Man with four lungs
The Serbs have a particular way of describing someone who lives life to the full. They say: “He moves with four lungs.” Tom certainly moved with four lungs in Serbia, where he did a lot of his best work – but also had plenty of fun along the way. Milena, his wife, asked me to reflect Tom’s sense fun in my remarks.
“Journalists work in different ways,” Tom once wrote. “Some of the best are loners, risk takers….I admire their inner fortitude and bravery. “For me the joy of hackery is the camaraderie and sheer – well, slight ridiculousness of the whole game. And so I fall into the other… ‘Band of brothers’ school, where my happiest days are spent on capers invariably involving my main Balkan comrades.”
One of the comrades’ best capers was to open a bar in Kosovo. They called it Tricky Dick’s after Richard Holbrooke, the American envoy who’d negotiated with Slobodan Milosevic. It seemed like a good investment at the time. International monitors from the Kosovo Verification Mission were flooding the province.
“The ambitious cocktail list included The Verifier, a frothy blue concoction that brought many a UN monitor to his knees.” Unfortunately Tricky’s made the mistake of playing some Serbian turbo-folk music and the Kosovo Liberation Army tried to burn it down. Tom’s conclusion: “I guess you learn from your mistakes and maybe we should have heeded the old Albanian epithet ‘Kusgutet permutet’ – he who runs too fast steps in the doo-doo.”
Tom’s self-deprecating humour belied a rare talent for tough reporting and sensitive writing which came to the fore at the height of the Kosovo war in 1999. “Its awful, mind-numbing culmination is to be found in the supposedly holy city of Pec, where yesterday we lost count of the freshly dug graves in the Albanian cemetery after about 500,” he wrote in The Times.
He’d come a long way since leaving BBC local radio in search of adventures abroad. Tom worked for The Times in Brussels under George Brock until the Rwandan genocide of 1994 convinced him to become an aid worker with Medecins Sans Frontieres. One of his tasks was to persuade haulage bosses with 20 ton trucks to bring hundreds of tons of supplies from Nairobi to the refugee camps.
He was rightly much prouder of that… than he was of his first job in the Balkans as the European Commission’s spokesman for emergency reconstruction in Sarajevo. He soon tired of pontificating from his podium at the Holiday Inn. He decided to get back to reporting because he knew he’d enjoy it far more. And he did.
He always found something to smile about in the midst of Balkan chaos. In 1997 Albania went potty. The whole nation had plunged its meagre savings into pyramid schemes that came crashing down. Tom wrote: “The tanks rumbled up and down the Boulevar of Martyrs in Tirana and we hacks had a great time for a month while everybody else helicoptered the hell out of there.”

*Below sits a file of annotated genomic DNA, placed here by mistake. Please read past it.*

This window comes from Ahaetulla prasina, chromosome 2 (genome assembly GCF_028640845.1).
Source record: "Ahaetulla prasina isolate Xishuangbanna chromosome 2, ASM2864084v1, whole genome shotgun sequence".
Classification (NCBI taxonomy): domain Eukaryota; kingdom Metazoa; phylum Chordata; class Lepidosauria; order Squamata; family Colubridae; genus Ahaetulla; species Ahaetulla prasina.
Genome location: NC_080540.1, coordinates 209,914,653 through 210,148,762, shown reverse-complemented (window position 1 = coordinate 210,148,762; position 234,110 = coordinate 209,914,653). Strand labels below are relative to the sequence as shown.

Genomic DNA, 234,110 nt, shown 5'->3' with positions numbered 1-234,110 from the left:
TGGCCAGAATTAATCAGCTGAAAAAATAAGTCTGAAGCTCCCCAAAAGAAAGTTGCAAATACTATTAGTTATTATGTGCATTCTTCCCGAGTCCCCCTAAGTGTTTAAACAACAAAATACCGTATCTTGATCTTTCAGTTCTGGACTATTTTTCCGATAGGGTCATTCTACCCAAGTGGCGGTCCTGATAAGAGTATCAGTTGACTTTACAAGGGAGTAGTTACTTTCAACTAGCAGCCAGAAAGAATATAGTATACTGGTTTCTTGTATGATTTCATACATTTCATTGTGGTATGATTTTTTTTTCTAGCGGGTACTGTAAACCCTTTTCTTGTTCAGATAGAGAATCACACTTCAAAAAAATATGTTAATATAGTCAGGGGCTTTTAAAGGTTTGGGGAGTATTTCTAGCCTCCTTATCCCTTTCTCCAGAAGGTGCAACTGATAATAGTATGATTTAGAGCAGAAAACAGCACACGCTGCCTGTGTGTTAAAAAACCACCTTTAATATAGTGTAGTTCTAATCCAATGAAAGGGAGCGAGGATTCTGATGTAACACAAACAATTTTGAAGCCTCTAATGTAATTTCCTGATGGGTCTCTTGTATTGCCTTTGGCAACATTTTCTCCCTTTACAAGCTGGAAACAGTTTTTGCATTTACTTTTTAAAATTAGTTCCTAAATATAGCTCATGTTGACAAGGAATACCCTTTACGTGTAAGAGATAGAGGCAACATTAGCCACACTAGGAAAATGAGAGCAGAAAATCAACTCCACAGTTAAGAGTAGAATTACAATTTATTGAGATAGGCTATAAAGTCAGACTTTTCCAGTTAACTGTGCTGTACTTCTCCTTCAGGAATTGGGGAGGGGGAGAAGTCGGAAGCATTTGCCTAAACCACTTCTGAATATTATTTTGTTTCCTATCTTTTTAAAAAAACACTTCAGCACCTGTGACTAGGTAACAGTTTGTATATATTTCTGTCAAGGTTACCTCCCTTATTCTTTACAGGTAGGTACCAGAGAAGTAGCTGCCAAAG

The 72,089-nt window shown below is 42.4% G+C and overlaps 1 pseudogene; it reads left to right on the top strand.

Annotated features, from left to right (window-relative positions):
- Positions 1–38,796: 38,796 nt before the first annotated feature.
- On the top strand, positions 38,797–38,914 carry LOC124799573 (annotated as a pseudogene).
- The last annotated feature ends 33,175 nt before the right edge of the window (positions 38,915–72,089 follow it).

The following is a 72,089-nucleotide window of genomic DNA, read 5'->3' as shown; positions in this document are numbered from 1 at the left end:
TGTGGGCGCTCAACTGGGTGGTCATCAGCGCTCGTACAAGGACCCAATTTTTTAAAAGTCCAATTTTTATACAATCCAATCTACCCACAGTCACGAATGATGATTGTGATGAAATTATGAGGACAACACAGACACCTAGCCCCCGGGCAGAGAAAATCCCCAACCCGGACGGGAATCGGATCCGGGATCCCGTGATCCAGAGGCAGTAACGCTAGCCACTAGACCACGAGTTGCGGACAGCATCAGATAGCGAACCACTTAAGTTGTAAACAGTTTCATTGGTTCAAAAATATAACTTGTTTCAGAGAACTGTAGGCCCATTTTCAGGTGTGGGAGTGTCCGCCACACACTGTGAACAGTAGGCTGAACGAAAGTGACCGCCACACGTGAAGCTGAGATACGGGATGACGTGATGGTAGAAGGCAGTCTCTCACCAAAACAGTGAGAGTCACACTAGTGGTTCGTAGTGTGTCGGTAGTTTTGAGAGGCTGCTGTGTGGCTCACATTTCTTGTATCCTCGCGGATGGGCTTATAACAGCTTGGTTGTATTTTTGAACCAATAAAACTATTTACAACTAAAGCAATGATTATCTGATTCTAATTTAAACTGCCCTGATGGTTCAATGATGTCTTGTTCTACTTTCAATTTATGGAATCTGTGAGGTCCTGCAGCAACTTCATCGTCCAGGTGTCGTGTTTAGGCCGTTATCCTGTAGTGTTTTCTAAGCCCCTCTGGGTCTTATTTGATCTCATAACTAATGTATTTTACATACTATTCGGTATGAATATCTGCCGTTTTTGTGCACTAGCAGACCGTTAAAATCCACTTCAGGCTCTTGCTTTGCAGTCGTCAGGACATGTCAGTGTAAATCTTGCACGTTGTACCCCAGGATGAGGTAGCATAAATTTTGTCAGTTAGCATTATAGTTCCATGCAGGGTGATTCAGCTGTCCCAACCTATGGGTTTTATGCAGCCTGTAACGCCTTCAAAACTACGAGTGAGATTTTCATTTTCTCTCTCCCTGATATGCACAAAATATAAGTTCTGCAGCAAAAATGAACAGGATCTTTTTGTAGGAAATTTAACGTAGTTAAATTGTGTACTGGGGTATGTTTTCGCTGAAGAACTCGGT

This was also the year Tom met a young student leader in Belgrade called Milena. SHE was demonstrating against Milosevic. He was covering the protest. When firing broke out, Tom ran towards the shots and found himself beside a proud blonde girl in a tweed sports jacket. Later, he was having a beer with a friend and saying he’d seen a girl he liked when he looked out of the window and there she was again in the middle of the road, with a crowd gathering around her.
Tom said it was as if the fates were calling to him. “I walk boldly across the space,” he wrote in a tragically unfinished memoir. “The clock stops briefly; the images all around are fuzzy, the bodies and crowd indistinct. I am talking to her, explaining that I’m a journalist and so, so interested in her story….” They were married a few weeks later.
“Long-term investment number 1: Slav wife,” he wrote. “Current status: near penniless genetic engineer. Daily running costs: Pack of Marlborough Lights. “My wifey, Milena, is not just beautiful. This genetics business is going to make millions, easily outstripping annual turnover at Tricky Dick’s, knocking aside the mortgage on 60 Lyal Road, Bow, like so much copper tossed to an Underground busker.”
When Tom came on to The Sunday Times foreign desk he was great company on the desk but he obviously preferred the freedom of being on the road. At the same time Tom could be disparaging about the mystique of foreign news reporting. “Those of us delivering the warped facts, the blood-tinged statistics, assume a status that is honestly ill-deserved.”
Well, I disagree, Tom. I think your status as a respected foreign correspondent was richly deserved. Here was a man of extraordinary courage and exceptional humanity, a superb writer and raconteur with an unfailingly sunny disposition towards his colleagues at work. He may just have been too modest to see how good he was.
When Tom told me he had only a short time to live, we sat together in the garden at St Joseph’s for a couple of hours. I wondered how he might like to be remembered and we settled on an idea that Tom really liked. Milena and I are going to set up a fund in his name that will give one young reporter a year the chance to be a foreign correspondent.
We’ll invite proposals for an assignment, we’ll pay for the one we think Tom would have liked best and if John thinks it’s good enough, we’ll publish the result in The Sunday Times. We’re going to call it the Tom Walker Trust. It’ll be our way of preserving Tom’s memory… and keeping his spirit alive in the exploits of other young people who move with four lungs.